VIEWPOINT: Faults of Delayed Education

For new students at Georgetown, there is a requirement to complete mandatory consent training to address the widespread issue of sexual assault on college campuses. The training comes in the form of “Think About it,” an online course that new students must complete by the end of October, and “Hoya Real Talk,” an educational skit show during New Student Orientation that introduced students to a few of the situations students encounter in college.

While the lively, theatrical format in which sexual assault was presented during “Hoya Real Talk” proved engaging for some, many students felt that the gameshow format was flippant, overlooking the serious trauma that sexual assault can inflict on survivors. Particularly troubling was the segment in which a serial rapist was pulled aside for a quick quiz show in which he explained how he had acted inappropriately, but he was never shown facing actual consequences for his actions.

I left Gaston Hall feeling disillusioned, knowing that “Hoya Real Talk” was the only sexual assault education that some in the room had ever or would ever receive. Georgetown proudly boasts that Hoyas hail from 50 states and over 130 countries, yet the other important reality of our diverse, lived experiences is that some of us have not been exposed to topics regarding assault in high school. Place 1,500 excitable young adults from all over the world in an unsupervised environment with access to alcohol and drugs, and sexual assault is bound to occur.

A few weeks later, all Georgetown freshmen received an email from Vice President for Student Affairs Dr. Todd Olson, informing us that we needed to complete “Think About It,” a mandatory course regarding sexual assault. While I support continued dialogue on the matter, the valuable information regarding abusive relationships, alcohol, drugs, hookup culture and sexual assault contained in the “Think About It” program should be provided to students the moment they first step onto campus, not six weeks after they arrive at Georgetown.

It is entirely unacceptable that a more comprehensive program was offered a month after our arrival, especially considering that the Race Abuse Incest National Network reports that over 50 percent of all assaults on college campuses occur between August and November. How many sexual assaults occurred between the day school started and the day “Think About It” was introduced? How many sexual assaults could have been prevented if this information had been presented earlier? While “Think About It” is not the end-all, be-all solution to sexual assault on college campuses, its incorporation into our campus community should be conducted in way that helps students make better decisions before they arrive on campus.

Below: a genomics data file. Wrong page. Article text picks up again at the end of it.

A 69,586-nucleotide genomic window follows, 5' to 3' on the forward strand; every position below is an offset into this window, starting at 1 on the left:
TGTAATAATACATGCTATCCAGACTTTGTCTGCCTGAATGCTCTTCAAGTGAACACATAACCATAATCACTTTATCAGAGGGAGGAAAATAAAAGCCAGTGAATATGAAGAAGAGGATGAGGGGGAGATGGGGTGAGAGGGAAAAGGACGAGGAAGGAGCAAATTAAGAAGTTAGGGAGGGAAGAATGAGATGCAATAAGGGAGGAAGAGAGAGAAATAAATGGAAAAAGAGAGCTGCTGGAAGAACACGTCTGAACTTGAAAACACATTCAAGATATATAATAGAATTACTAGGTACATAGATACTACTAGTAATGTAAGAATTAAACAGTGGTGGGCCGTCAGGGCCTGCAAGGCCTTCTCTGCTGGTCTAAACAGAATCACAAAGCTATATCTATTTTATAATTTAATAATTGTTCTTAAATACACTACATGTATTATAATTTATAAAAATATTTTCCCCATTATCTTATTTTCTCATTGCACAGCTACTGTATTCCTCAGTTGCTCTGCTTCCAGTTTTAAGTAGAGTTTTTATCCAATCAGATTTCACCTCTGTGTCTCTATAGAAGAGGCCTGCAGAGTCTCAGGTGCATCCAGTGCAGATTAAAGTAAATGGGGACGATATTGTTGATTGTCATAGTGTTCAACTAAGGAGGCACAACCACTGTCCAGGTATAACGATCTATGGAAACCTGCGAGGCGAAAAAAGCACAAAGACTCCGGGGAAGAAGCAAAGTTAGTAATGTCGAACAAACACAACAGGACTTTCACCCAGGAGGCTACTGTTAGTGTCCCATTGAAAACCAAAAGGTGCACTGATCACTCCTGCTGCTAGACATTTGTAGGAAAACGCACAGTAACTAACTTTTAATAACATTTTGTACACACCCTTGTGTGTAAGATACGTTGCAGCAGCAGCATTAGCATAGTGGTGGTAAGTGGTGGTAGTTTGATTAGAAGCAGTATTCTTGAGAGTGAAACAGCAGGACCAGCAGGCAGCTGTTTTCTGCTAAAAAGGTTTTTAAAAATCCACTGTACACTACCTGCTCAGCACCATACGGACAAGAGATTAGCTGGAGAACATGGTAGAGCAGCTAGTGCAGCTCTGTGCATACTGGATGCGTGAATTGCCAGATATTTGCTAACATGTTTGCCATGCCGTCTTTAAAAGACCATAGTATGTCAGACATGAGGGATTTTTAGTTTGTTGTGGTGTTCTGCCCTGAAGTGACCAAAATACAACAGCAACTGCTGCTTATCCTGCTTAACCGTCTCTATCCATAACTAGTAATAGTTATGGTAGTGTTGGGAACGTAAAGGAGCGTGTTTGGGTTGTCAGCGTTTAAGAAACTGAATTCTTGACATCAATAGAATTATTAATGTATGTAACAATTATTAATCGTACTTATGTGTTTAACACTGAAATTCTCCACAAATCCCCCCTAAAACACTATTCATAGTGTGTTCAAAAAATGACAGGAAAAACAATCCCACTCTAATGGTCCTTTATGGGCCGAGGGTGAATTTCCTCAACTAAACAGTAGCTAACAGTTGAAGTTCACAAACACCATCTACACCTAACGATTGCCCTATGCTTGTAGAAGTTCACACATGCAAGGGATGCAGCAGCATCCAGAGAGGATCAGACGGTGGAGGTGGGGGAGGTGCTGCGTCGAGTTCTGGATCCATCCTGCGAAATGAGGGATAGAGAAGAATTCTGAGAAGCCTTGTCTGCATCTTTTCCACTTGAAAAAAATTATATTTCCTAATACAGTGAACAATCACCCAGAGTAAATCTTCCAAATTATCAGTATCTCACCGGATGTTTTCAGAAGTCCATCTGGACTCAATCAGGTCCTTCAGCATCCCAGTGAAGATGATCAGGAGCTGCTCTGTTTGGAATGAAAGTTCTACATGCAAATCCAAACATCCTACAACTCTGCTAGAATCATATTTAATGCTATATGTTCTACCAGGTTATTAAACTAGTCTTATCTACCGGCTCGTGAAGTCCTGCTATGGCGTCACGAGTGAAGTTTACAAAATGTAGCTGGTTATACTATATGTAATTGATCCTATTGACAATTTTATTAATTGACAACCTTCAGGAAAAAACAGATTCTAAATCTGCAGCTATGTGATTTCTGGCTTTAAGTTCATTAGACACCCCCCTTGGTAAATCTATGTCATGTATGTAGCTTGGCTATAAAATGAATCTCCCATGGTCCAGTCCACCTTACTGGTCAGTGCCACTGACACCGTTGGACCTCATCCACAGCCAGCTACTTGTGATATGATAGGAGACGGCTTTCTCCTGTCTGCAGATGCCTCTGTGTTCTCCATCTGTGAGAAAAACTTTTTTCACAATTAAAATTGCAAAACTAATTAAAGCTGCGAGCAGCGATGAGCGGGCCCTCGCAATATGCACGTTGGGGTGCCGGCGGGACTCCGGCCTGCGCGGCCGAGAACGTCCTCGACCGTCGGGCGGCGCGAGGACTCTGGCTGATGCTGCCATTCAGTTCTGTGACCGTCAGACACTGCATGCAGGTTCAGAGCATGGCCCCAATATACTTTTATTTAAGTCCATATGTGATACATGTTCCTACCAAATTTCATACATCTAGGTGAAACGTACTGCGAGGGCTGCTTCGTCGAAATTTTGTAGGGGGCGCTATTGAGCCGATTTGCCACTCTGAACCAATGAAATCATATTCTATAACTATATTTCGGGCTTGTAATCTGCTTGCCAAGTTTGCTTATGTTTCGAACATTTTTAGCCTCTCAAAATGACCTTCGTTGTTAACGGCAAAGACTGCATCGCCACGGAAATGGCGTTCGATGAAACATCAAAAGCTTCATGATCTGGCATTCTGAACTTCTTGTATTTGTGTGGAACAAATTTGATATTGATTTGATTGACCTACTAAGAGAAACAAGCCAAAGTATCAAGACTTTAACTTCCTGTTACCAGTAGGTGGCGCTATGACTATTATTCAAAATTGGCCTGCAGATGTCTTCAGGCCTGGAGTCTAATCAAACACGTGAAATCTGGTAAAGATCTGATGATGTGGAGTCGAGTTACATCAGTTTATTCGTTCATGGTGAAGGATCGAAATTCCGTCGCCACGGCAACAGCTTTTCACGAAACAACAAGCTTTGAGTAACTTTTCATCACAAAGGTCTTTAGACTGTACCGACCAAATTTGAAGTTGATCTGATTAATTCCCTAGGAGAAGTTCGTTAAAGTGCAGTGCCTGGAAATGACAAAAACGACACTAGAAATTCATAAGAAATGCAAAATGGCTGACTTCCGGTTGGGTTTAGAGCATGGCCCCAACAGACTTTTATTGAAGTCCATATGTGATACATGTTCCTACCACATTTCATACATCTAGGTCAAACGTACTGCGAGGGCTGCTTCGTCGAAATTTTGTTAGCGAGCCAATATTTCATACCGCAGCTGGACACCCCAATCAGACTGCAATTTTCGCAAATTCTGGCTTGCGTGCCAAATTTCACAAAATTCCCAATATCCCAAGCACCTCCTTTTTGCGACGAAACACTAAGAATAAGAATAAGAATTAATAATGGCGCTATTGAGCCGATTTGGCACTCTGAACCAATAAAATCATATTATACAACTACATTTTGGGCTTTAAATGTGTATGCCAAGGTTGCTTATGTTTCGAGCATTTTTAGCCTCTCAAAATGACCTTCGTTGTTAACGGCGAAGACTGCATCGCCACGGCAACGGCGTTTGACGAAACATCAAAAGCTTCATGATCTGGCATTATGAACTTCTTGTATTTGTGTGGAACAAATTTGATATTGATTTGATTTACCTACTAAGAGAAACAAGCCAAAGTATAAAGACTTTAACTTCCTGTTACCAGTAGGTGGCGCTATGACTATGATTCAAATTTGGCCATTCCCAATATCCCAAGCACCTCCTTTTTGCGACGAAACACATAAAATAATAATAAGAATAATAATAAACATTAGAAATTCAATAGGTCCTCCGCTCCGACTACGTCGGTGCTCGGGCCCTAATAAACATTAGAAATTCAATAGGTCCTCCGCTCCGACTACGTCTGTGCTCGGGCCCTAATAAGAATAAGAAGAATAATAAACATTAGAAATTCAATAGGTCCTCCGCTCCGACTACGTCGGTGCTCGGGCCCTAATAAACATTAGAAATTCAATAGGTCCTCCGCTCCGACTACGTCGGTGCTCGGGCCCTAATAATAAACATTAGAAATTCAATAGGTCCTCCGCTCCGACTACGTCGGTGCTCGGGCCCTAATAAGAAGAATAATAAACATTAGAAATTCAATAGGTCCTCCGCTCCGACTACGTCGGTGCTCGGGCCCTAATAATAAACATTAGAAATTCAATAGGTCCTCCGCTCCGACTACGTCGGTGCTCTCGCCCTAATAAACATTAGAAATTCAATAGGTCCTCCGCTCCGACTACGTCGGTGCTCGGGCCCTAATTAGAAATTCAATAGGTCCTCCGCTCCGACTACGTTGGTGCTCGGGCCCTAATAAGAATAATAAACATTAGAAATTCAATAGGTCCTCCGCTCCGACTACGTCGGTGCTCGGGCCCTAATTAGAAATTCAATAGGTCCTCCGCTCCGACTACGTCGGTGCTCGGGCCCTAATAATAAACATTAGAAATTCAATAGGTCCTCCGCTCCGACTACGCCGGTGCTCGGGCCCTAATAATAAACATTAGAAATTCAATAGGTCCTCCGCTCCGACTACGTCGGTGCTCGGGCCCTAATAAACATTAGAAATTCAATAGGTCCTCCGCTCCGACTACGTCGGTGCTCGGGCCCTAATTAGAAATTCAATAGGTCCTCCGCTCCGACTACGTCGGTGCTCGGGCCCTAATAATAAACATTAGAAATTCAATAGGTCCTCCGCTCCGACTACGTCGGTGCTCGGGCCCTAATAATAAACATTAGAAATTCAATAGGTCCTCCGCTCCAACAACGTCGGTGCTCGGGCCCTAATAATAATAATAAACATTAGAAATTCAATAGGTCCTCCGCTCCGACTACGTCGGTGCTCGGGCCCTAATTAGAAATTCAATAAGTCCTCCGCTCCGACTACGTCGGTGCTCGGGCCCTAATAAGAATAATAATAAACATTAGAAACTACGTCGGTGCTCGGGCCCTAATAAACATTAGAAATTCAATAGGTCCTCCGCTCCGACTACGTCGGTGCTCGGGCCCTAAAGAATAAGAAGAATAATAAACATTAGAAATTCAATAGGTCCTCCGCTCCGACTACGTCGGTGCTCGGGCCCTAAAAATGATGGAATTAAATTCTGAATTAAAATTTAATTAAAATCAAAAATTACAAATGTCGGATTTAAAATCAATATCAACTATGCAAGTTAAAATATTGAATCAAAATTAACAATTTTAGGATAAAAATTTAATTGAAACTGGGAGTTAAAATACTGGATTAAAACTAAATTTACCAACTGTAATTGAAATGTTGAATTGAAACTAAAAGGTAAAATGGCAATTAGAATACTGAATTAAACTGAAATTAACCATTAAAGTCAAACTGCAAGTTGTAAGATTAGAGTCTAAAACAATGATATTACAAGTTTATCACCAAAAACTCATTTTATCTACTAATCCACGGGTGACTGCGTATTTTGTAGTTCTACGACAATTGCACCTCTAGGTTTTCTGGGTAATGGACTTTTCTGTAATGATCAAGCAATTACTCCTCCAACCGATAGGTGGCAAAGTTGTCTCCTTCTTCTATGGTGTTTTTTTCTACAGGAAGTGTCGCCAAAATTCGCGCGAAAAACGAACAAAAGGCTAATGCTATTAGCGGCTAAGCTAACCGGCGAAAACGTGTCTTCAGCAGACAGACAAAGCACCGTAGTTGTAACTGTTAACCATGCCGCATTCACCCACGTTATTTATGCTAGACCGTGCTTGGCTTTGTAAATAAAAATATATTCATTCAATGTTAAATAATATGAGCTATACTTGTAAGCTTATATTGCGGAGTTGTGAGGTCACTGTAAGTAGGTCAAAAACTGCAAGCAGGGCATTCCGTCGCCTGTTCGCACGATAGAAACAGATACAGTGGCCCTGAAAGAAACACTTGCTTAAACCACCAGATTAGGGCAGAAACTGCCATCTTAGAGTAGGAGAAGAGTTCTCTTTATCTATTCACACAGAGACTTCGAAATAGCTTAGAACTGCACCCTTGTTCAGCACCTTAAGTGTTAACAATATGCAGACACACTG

It is clear the problem of sexual assault exists on this campus, but the way the school treats those who avoid the “Think About It” course also needs to be addressed. Last year’s Sexual Assault and Misconduct Survey at Georgetown revealed that 21.3 percent of freshmen females are likely to be sexually assaulted compared to 10.4 percent of female seniors, while 7.5 percent of male freshmen reported assault versus 3.9 percent of male seniors.

According to Olson’s email, “A list of students who do not complete the course will be kept on file in the Office of Student Conduct, and it may be considered in the event of a future student conduct incident.” Such a consequence hardly compares to the punishment for students who fail to complete the Scholarly Research and Academic Integrity Tutorial, which would bar students from being able to preregister for spring 2017 courses, a difference that could be perceived to reflect the administration’s distorted priorities.

I commend the “Hoya Real Talk” performers, the peer advisers and the orientation advisers for starting a dialogue regarding sexual assault, mental health and drug abuse, and I do
believe they successfully informed some members of the community about critical issues regarding sexual conduct. However, Georgetown needs to create real, tangible consequences for students who do not attend mandatory sexual assault training, such as blocking them from class preregistration or deducting housing points, to demonstrate its commitment to preventing sexual assault and upholding values of care in the community.

Michelle Bolt is a freshman in the College.

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